More than 4,000 children from Ukrainian orphanages and care homes have been evacuated to Poland to escape the war. Separated from their parents or abandoned, they’re coming to terms with trauma.
It’s been a while since this children’s home in the Polish city of Lodz has seen so many people. In late February, only a handful of Polish children called it home. But since Russia launched its invasion of Ukraine on February 24, they’ve been joined by dozens of young refugees who fled two care homes in the western Ukrainian town of Kovel.
Their housing was organized by the NGO Happy Kids, which has been caring for orphans and foster families in Poland for 20 years. It also has an extensive network in Ukraine.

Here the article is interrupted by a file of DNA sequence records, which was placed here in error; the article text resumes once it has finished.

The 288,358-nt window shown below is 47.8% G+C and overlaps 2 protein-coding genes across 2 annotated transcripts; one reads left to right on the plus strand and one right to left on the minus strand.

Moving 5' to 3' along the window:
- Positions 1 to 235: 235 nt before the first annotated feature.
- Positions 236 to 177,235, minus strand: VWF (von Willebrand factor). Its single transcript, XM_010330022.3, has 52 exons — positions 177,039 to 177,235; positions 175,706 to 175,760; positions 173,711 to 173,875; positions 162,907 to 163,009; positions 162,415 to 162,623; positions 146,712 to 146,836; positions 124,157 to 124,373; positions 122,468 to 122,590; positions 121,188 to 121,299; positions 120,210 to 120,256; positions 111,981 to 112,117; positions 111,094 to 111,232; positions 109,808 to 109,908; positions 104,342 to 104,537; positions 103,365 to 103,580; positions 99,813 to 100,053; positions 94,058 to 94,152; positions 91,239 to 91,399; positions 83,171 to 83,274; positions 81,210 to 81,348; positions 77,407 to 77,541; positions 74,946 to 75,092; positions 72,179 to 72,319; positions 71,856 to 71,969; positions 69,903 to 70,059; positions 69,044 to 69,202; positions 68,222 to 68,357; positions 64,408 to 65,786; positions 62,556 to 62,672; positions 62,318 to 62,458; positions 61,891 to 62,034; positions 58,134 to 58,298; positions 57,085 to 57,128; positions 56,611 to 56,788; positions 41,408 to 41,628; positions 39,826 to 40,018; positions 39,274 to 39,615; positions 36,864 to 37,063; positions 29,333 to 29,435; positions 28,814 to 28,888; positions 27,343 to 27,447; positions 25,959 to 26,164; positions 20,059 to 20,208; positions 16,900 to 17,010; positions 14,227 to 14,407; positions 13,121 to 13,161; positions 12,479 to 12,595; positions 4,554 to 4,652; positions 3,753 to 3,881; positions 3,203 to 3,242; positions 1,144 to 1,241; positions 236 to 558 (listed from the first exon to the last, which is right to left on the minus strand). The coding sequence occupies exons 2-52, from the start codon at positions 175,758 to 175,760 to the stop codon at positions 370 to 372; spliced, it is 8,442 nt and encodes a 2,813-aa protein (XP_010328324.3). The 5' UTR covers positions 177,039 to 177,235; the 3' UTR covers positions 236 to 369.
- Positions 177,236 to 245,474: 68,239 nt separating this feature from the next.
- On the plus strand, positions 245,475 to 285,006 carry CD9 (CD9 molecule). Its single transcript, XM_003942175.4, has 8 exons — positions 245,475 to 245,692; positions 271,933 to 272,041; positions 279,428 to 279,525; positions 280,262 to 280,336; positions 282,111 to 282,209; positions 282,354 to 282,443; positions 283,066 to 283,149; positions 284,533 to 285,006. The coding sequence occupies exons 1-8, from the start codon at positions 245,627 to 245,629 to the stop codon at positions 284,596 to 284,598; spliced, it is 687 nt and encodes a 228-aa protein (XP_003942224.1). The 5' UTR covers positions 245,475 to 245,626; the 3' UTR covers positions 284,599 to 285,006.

“We contacted our Ukrainian partner organizations and the Ukrainian authorities right away, at the beginning of the war,” said Przemyslaw Macholak of Happy Kids. “So far, we have evacuated a total of 1,500 Ukrainian children to Poland and placed them in 10 different homes.”
“If this tragedy continues, there will be more and more children who will lose their parents in this war,” added his colleague Izabela Kartasinska. “We will try to help these war orphans as well.”
Amid social reforms over the last two decades, Poland has been trying to close down its large children’s homes. As a result, almost 80% of Polish children in social care have been moved to live with foster families, leaving space in the care homes for Ukrainians.